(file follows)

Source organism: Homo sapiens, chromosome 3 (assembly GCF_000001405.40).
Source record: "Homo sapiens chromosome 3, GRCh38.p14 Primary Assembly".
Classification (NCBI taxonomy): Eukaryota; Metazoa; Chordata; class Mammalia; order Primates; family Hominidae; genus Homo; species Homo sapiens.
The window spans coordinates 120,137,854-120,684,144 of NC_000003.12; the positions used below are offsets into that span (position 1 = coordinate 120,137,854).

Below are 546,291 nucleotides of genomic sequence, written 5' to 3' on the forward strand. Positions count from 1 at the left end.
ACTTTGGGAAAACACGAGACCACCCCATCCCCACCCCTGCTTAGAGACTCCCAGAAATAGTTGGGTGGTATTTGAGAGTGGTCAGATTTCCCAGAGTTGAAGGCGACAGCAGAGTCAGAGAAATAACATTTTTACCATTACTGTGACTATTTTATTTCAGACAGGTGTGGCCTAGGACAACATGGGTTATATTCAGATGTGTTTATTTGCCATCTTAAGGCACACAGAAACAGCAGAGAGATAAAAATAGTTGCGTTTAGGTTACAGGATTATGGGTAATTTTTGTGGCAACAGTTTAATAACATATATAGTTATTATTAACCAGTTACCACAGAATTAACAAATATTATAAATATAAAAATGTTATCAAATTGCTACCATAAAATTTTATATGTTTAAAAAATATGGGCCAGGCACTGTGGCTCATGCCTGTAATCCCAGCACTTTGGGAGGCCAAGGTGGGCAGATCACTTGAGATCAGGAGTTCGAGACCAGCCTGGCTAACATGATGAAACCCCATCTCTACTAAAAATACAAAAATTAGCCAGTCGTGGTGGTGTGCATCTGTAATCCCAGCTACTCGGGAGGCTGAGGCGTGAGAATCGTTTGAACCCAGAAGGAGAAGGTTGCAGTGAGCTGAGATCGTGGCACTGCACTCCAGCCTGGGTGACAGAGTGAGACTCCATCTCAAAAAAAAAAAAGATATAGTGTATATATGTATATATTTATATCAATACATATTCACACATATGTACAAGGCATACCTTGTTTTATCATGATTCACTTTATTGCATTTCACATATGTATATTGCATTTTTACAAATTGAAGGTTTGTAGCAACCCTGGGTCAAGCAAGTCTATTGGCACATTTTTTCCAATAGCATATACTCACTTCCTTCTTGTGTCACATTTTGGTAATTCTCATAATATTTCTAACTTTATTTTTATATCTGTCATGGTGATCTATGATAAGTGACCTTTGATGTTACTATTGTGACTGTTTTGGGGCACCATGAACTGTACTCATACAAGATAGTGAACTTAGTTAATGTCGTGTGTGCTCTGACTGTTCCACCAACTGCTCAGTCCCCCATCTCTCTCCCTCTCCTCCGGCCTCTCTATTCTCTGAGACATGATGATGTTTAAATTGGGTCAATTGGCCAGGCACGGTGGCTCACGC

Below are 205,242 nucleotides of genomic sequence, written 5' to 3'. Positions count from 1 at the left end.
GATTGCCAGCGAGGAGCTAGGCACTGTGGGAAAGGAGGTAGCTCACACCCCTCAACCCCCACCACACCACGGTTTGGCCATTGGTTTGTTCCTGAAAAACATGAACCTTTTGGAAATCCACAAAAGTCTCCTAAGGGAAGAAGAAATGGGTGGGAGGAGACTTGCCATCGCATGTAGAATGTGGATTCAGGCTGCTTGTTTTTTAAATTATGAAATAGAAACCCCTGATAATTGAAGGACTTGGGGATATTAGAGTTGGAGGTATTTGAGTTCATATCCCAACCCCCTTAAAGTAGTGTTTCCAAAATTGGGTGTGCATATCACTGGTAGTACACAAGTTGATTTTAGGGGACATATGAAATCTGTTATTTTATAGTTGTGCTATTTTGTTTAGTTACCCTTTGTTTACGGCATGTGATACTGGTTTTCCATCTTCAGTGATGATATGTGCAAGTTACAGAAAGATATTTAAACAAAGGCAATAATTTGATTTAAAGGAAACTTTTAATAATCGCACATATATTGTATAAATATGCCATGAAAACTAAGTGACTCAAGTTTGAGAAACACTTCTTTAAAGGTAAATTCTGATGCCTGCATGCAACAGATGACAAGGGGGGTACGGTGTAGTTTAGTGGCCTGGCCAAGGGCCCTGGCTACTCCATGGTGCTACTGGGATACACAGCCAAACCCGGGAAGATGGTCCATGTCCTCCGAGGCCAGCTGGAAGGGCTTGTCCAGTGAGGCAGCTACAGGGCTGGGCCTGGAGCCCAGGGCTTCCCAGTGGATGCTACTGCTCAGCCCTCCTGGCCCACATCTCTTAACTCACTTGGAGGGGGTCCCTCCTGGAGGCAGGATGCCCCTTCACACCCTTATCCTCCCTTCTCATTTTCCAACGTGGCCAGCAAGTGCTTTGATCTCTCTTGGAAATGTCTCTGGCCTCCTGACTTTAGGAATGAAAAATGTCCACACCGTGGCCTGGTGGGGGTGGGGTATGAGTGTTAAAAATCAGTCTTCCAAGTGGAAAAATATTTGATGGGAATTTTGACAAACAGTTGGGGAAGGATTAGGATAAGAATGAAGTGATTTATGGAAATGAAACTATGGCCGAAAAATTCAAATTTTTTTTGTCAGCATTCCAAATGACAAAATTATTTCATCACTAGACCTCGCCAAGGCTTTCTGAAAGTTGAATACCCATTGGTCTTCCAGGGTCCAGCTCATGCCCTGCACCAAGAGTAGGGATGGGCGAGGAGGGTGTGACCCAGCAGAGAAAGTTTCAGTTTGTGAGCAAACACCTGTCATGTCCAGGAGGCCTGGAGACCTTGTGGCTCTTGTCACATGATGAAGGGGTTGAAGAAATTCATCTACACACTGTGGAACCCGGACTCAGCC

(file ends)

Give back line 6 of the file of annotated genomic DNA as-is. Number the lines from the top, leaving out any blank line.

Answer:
ACTTTGGGAAAACACGAGACCACCCCATCCCCACCCCTGCTTAGAGACTCCCAGAAATAGTTGGGTGGTATTTGAGAGTGGTCAGATTTCCCAGAGTTGAAGGCGACAGCAGAGTCAGAGAAATAACATTTTTACCATTACTGTGACTATTTTATTTCAGACAGGTGTGGCCTAGGACAACATGGGTTATATTCAGATGTGTTTATTTGCCATCTTAAGGCACACAGAAACAGCAGAGAGATAAAAATAGTTGCGTTTAGGTTACAGGATTATGGGTAATTTTTGTGGCAACAGTTTAATAACATATATAGTTATTATTAACCAGTTACCACAGAATTAACAAATATTATAAATATAAAAATGTTATCAAATTGCTACCATAAAATTTTATATGTTTAAAAAATATGGGCCAGGCACTGTGGCTCATGCCTGTAATCCCAGCACTTTGGGAGGCCAAGGTGGGCAGATCACTTGAGATCAGGAGTTCGAGACCAGCCTGGCTAACATGATGAAACCCCATCTCTACTAAAAATACAAAAATTAGCCAGTCGTGGTGGTGTGCATCTGTAATCCCAGCTACTCGGGAGGCTGAGGCGTGAGAATCGTTTGAACCCAGAAGGAGAAGGTTGCAGTGAGCTGAGATCGTGGCACTGCACTCCAGCCTGGGTGACAGAGTGAGACTCCATCTCAAAAAAAAAAAAGATATAGTGTATATATGTATATATTTATATCAATACATATTCACACATATGTACAAGGCATACCTTGTTTTATCATGATTCACTTTATTGCATTTCACATATGTATATTGCATTTTTACAAATTGAAGGTTTGTAGCAACCCTGGGTCAAGCAAGTCTATTGGCACATTTTTTCCAATAGCATATACTCACTTCCTTCTTGTGTCACATTTTGGTAATTCTCATAATATTTCTAACTTTATTTTTATATCTGTCATGGTGATCTATGATAAGTGACCTTTGATGTTACTATTGTGACTGTTTTGGGGCACCATGAACTGTACTCATACAAGATAGTGAACTTAGTTAATGTCGTGTGTGCTCTGACTGTTCCACCAACTGCTCAGTCCCCCATCTCTCTCCCTCTCCTCCGGCCTCTCTATTCTCTGAGACATGATGATGTTTAAATTGGGTCAATTGGCCAGGCACGGTGGCTCACGC